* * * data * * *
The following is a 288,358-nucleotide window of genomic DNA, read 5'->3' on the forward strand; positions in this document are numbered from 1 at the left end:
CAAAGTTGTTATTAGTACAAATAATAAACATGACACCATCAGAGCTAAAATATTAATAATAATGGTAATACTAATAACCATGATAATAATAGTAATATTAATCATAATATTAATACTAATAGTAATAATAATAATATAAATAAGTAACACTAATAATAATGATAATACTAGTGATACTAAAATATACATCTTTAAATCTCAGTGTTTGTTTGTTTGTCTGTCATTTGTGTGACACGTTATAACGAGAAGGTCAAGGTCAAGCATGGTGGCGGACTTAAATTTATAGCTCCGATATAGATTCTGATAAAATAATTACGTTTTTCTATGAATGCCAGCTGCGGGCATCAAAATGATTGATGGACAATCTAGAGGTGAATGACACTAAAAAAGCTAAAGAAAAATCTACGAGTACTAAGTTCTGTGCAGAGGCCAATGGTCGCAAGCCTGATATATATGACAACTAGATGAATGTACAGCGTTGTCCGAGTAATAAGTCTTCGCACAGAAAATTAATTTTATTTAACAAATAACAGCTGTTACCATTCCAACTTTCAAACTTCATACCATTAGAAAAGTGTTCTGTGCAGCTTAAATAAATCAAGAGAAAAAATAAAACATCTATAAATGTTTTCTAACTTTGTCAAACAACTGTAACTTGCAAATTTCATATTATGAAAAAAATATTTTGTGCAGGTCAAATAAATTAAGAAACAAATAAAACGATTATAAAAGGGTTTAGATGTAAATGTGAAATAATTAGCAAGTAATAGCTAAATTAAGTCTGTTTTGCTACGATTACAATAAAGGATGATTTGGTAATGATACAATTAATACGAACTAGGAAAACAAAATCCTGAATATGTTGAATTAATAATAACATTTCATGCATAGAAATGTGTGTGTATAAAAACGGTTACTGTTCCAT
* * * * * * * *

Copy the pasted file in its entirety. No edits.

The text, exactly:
The following is a 288,358-nucleotide window of genomic DNA, read 5'->3' on the forward strand; positions in this document are numbered from 1 at the left end:
CAAAGTTGTTATTAGTACAAATAATAAACATGACACCATCAGAGCTAAAATATTAATAATAATGGTAATACTAATAACCATGATAATAATAGTAATATTAATCATAATATTAATACTAATAGTAATAATAATAATATAAATAAGTAACACTAATAATAATGATAATACTAGTGATACTAAAATATACATCTTTAAATCTCAGTGTTTGTTTGTTTGTCTGTCATTTGTGTGACACGTTATAACGAGAAGGTCAAGGTCAAGCATGGTGGCGGACTTAAATTTATAGCTCCGATATAGATTCTGATAAAATAATTACGTTTTTCTATGAATGCCAGCTGCGGGCATCAAAATGATTGATGGACAATCTAGAGGTGAATGACACTAAAAAAGCTAAAGAAAAATCTACGAGTACTAAGTTCTGTGCAGAGGCCAATGGTCGCAAGCCTGATATATATGACAACTAGATGAATGTACAGCGTTGTCCGAGTAATAAGTCTTCGCACAGAAAATTAATTTTATTTAACAAATAACAGCTGTTACCATTCCAACTTTCAAACTTCATACCATTAGAAAAGTGTTCTGTGCAGCTTAAATAAATCAAGAGAAAAAATAAAACATCTATAAATGTTTTCTAACTTTGTCAAACAACTGTAACTTGCAAATTTCATATTATGAAAAAAATATTTTGTGCAGGTCAAATAAATTAAGAAACAAATAAAACGATTATAAAAGGGTTTAGATGTAAATGTGAAATAATTAGCAAGTAATAGCTAAATTAAGTCTGTTTTGCTACGATTACAATAAAGGATGATTTGGTAATGATACAATTAATACGAACTAGGAAAACAAAATCCTGAATATGTTGAATTAATAATAACATTTCATGCATAGAAATGTGTGTGTATAAAAACGGTTACTGTTCCAT